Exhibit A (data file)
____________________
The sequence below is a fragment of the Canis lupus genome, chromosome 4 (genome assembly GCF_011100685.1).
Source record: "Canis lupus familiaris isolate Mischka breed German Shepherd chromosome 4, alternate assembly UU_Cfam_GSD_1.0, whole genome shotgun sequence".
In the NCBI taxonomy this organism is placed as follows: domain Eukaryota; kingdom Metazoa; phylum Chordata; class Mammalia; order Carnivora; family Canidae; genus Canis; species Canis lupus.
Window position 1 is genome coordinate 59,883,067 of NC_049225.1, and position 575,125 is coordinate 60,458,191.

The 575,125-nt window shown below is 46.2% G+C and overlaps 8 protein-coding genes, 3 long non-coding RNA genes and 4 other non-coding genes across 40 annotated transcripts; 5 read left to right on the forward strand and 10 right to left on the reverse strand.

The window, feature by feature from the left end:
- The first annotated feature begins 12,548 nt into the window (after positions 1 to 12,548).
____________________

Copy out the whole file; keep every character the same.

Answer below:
The sequence below is a fragment of the Canis lupus genome, chromosome 4 (genome assembly GCF_011100685.1).
Source record: "Canis lupus familiaris isolate Mischka breed German Shepherd chromosome 4, alternate assembly UU_Cfam_GSD_1.0, whole genome shotgun sequence".
In the NCBI taxonomy this organism is placed as follows: domain Eukaryota; kingdom Metazoa; phylum Chordata; class Mammalia; order Carnivora; family Canidae; genus Canis; species Canis lupus.
Window position 1 is genome coordinate 59,883,067 of NC_049225.1, and position 575,125 is coordinate 60,458,191.

The 575,125-nt window shown below is 46.2% G+C and overlaps 8 protein-coding genes, 3 long non-coding RNA genes and 4 other non-coding genes across 40 annotated transcripts; 5 read left to right on the forward strand and 10 right to left on the reverse strand.

The window, feature by feature from the left end:
- The first annotated feature begins 12,548 nt into the window (after positions 1 to 12,548).